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Jet Formation and Evolution in Baroclinic Turbulence with Simple Topography

Thompson, Andrew F. (2010) Jet Formation and Evolution in Baroclinic Turbulence with Simple Topography. Journal of Physical Oceanography, 40 (2). pp. 257-278. ISSN 0022-3670.

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Satellite altimetry and high-resolution ocean models indicate that the Southern Ocean comprises an intricate web of narrow, meandering jets that undergo spontaneous formation, merger, and splitting events, as well as rapid latitude shifts over periods of weeks to months. The role of topography in controlling jet variability is explored using over 100 simulations from a doubly periodic, forced-dissipative, two-layer quasigeostrophic model. The system is forced by a baroclinically unstable, vertically sheared mean flow in a domain that is large enough to accommodate multiple jets. The dependence of (i) meridional jet spacing, (ii) jet variability, and (iii) domain-averaged meridional transport on changes in the length scale and steepness of simple sinusoidal topographical features is analyzed. The Rhines scale, ℓ_β = 2π(V_e/β)^½, where V_e is an eddy velocity scale and β is the barotropic potential vorticity gradient, measures the meridional extent of eddy mixing by a single jet. The ratio ℓ_β /ℓ_T, where ℓ_T is the topographic length scale, governs jet behavior. Multiple, steady jets with fixed meridional spacing are observed when ℓ_β ≫ ℓ_T or when ℓ_β ≈ ℓ_T. When ℓ_β < ℓ_T, a pattern of perpetual jet formation and jet merger dominates the time evolution of the system. Zonal ridges systematically reduce the domain-averaged meridional transport, while two-dimensional, sinusoidal bumps can increase transport by an order of magnitude or more. For certain parameters, bumpy topography gives rise to periodic oscillations in the jet structure between purely zonal and topographically steered states. In these cases, transport is dominated by bursts of mixing associated with the transition between the two regimes. Topography modifies local potential vorticity (PV) gradients and mean flows; this can generate asymmetric Reynolds stresses about the jet core and can feed back on the conversion of potential energy to kinetic energy through baroclinic instability. Both processes contribute to unsteady jet behavior. It is likely that these processes play a role in the dynamic nature of Southern Ocean jets.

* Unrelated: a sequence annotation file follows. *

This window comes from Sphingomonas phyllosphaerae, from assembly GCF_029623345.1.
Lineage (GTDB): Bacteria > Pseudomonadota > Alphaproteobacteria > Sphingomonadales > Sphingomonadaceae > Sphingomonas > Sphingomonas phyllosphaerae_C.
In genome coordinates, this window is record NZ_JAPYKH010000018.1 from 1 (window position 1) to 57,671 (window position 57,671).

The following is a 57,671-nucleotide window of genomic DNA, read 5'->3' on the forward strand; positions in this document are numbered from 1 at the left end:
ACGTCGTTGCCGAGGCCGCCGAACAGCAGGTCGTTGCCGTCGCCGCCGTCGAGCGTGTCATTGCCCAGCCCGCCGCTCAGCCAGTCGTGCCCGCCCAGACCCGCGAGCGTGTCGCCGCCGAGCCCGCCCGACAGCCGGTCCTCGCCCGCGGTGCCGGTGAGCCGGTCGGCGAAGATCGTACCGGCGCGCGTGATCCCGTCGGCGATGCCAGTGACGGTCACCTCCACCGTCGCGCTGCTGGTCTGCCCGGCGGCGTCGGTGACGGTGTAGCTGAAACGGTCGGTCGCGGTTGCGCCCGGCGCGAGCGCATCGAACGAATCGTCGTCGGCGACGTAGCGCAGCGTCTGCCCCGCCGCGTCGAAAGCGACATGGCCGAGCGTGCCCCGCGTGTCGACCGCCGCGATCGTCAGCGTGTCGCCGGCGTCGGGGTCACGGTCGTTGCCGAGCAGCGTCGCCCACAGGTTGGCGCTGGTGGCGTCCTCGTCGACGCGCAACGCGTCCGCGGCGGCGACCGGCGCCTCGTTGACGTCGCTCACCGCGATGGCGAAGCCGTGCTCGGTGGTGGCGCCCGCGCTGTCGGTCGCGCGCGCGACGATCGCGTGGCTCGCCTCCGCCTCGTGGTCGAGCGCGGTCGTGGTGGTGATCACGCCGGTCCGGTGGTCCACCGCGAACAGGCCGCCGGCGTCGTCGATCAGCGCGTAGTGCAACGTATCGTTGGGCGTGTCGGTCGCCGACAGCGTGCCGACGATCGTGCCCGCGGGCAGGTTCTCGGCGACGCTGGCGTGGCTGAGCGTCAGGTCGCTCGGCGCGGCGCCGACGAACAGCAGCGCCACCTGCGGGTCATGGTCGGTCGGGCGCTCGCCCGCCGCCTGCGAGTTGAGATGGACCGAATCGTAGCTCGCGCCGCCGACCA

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Thompson, Andrew F.0000-0003-0322-4811
Additional Information:© 2010 American Meteorological Society. Received: January 15, 2009; Accepted: August 21, 2009. The code used to calculate the effective diffusivities was provided by Peter Haynes. Insightful conversations with Pavel Berloff, Peter Haynes, Alberto Naveira Garabato, and David Stevens that improved this manuscript are gratefully acknowledged. This work was supported by a Natural Environment Research Council (NERC) Postdoctoral Fellowship.
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Natural Environment Research Council (NERC)UNSPECIFIED
Subject Keywords:Jets, Turbulence, Baroclinic models, Orographic effects, Ocean models
Record Number:CaltechAUTHORS:20130410-081403122
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Official Citation: Thompson, Andrew F., 2010: Jet Formation and Evolution in Baroclinic Turbulence with Simple Topography. J. Phys. Oceanogr., 40, 257–278. doi:
Usage Policy:No commercial reproduction, distribution, display or performance rights in this work are provided.
ID Code:37842
Deposited By: Ruth Sustaita
Deposited On:10 Apr 2013 15:48
Last Modified:27 Sep 2017 18:53

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